Fighting for better housing on Melbourne's mean streets

August 5, 2016

Activists evaded eviction from vacant houses and apartments in Parkville on August 3. The homes had been acquired for the East West Link, a project axed under community pressure by the incoming Labor government in 2014, with a promise to use the properties for public housing.

The Parkville occupation follows a Collingwood occupation []; both actions organised by the Homeless Persons Union of Victoria (HPUV) and Houses Need People, People Need Houses, demanding the promise be kept.

The activists have been dismissed in media reports as “squatters” on public land.

But HPUV activist Pat 'Spike' Chiappalone told Green Left Weekly that “130 of these supposed public properties are — in the midst of a housing crisis — still empty two years after the East West Link debacle. We've seen rental listings and police-escorted real estate agents have attempted entry to organise private rentals.”

In the midst of a bitterly cold winter, more people are doing it tough on Melbourne's streets. In June, Melbourne City Council found 247 people sheltering on central city streets, a 74% increase in two years.

Those sleeping rough at any time are a small minority of the homeless. People cycle precariously through homeless services, friends' couches, boarding houses and the streets.

Housing insecurity often results from a combination of the sharpest aspects of capitalist inequality and alienation — lack of secure work, unaffordable housing, family violence, drug dependency and lack of services.

The increase in rough sleeping in Melbourne's CBD is part of a national trend. The Australian Bureau of Statistics (ABS) has estimated the number of people on the streets or in precarious shelter to be 89,728 at the 2006 census, increasing — after an economic downturn — to 105,237 people in the 2011 census.

A frenzied housing market is fuelling the crisis. Low-cost rooming houses and hotels have been bought up and often added to the stock of properties left vacant to increase prices. A report by Prosper estimated that in 2015 there were 83,000 properties vacant in Melbourne, 5% of the city's stock.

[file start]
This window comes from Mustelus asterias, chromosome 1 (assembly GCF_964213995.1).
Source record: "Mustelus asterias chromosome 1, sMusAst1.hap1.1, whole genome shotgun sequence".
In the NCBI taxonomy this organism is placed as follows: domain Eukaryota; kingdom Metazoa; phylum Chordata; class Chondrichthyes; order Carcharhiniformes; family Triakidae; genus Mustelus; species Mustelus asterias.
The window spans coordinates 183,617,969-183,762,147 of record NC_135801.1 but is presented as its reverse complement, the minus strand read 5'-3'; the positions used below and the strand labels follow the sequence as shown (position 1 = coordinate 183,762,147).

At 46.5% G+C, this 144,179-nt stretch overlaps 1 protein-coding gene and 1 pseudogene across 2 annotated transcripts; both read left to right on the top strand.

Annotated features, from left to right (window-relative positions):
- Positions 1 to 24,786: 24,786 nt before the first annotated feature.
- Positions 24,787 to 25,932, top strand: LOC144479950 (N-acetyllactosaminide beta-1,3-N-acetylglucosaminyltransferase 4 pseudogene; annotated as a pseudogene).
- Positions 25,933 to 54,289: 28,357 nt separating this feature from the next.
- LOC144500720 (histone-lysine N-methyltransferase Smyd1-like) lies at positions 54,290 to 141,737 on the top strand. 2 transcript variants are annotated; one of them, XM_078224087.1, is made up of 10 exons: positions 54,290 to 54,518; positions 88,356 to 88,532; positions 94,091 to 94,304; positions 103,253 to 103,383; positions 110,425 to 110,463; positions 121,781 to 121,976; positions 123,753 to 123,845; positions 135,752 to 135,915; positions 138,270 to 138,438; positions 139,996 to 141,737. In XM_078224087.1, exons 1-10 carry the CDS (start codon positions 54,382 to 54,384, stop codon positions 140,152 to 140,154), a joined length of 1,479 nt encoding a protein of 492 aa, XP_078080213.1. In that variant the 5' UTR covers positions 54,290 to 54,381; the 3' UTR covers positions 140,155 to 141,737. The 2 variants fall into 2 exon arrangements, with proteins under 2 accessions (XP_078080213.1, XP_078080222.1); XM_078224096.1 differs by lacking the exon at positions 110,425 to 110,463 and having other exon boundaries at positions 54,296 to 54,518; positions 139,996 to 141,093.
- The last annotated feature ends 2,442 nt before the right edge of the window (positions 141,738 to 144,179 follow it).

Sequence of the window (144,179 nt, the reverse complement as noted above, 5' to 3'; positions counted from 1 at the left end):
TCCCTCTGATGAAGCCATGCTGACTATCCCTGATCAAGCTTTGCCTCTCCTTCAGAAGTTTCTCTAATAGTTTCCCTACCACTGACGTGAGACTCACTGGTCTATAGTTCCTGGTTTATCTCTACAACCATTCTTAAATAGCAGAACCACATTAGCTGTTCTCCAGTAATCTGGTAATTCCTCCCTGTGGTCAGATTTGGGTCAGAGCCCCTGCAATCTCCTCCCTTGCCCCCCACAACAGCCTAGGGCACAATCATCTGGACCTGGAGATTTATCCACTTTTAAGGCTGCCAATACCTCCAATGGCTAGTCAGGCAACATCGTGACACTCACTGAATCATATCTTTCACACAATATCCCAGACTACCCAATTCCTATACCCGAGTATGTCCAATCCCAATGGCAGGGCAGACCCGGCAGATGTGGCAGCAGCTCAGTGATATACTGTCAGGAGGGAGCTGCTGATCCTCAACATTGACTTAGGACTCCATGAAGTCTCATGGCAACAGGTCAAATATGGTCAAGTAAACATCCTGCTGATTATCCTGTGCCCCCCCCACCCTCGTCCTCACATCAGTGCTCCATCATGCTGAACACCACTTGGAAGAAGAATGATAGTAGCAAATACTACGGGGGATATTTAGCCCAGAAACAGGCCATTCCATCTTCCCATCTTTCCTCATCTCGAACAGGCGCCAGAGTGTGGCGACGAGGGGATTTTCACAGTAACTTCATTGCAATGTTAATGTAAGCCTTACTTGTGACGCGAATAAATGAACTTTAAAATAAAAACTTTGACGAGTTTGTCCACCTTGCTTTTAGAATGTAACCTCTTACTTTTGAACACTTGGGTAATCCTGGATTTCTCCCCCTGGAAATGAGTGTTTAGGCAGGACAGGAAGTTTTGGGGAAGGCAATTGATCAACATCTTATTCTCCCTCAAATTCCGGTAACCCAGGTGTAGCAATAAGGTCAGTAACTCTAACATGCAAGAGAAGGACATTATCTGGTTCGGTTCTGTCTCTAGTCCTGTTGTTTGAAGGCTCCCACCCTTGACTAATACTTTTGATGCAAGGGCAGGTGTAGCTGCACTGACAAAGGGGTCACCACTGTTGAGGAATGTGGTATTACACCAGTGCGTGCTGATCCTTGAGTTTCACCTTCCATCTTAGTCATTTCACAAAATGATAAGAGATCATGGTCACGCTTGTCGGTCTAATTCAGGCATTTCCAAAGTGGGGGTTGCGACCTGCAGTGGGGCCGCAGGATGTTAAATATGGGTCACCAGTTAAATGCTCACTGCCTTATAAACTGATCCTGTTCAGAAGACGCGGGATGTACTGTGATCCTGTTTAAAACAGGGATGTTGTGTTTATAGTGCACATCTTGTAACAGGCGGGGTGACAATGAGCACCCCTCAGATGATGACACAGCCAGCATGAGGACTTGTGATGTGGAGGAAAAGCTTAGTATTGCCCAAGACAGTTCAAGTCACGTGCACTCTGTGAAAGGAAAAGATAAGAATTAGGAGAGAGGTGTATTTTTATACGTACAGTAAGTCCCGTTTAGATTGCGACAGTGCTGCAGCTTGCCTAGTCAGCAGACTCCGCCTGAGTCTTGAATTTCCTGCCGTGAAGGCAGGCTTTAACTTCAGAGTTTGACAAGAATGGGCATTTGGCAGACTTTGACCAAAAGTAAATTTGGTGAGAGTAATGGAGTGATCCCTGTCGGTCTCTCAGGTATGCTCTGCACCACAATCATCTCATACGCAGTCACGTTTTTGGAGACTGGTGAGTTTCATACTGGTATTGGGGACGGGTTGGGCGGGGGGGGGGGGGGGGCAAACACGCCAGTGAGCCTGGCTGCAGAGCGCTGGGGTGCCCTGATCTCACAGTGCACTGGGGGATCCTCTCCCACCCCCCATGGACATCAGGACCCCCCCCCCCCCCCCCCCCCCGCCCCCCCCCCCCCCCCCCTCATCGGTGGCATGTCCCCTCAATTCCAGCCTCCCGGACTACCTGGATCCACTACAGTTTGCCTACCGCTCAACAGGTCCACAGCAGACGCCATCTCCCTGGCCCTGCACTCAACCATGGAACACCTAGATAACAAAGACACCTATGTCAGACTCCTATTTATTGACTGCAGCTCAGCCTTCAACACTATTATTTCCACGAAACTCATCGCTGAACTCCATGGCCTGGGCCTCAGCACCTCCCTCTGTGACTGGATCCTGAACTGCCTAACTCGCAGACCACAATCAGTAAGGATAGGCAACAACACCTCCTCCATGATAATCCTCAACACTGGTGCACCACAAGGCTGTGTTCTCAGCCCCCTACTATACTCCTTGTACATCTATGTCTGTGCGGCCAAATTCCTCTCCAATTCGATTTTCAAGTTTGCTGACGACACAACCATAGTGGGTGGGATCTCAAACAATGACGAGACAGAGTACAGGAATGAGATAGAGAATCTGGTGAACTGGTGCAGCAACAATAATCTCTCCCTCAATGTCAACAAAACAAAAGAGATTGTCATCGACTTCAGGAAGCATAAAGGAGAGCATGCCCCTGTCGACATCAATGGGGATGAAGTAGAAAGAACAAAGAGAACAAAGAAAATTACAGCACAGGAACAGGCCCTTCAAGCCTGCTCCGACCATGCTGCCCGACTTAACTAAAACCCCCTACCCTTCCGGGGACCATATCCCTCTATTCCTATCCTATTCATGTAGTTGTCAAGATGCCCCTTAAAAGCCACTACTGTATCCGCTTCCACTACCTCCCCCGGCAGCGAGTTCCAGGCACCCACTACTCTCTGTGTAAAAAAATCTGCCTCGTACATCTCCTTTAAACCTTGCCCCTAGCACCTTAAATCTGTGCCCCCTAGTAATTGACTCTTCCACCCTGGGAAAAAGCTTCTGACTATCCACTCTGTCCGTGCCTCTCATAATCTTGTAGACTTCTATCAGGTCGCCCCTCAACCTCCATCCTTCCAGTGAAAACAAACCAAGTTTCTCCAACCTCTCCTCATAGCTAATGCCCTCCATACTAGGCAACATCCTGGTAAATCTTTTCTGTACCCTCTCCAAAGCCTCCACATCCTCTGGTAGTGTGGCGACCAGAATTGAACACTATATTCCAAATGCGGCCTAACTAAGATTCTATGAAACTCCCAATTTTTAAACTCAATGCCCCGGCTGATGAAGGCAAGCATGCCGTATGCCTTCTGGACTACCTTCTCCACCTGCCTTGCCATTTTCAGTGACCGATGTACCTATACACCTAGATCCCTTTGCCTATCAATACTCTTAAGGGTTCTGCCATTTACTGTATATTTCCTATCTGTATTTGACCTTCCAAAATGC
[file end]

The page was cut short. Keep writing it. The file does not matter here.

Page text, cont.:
According to the ABS, in the decade to March 2016 in Melbourne house prices increased by 194% and rents by 149% .

Governments have eroded non-market options. The previous Coalition state government slashed annual spending on social housing from $900 million to $430 million between 2011 and 2015. A quarter of the cut has been restored by the Labor government, leading to a marginal improvement in the public housing waiting list from 34,000 to 32,500 in the two years to June 2016.

In one local government area, Moreland, the ABS estimated that there were 770 homeless people at the 2011 census. Socialist Alliance councillor Sue Bolton recently convinced the council to agree to provide assistance to these people such as a shelter with showers and hot drinks.

She told Green Left Weekly: “While we can't solve massive problems at the local level, it's important to win measures that can both ameliorate the effects of the economic crisis and raise solutions as a way of encouraging people to mobilise.

Socialist Alliance calls for a massive expansion of good quality, publicly built and owned, community-controlled housing; strict regulation of the private sector including nationalisation of dodgy developers and landlords; and immediate help for those in most need such as the homeless, First Nations people and people with disabilities”, Bolton said.

Chiappalone told Green Left Weekly that campaigning through direct action and events such as the HPUV's successful public meetings are all about “developing a culture of resistance from the bottom. It's people having a lived experience rejecting second-rate solutions like crisis accommodation, and standing up for our right to secure housing”.

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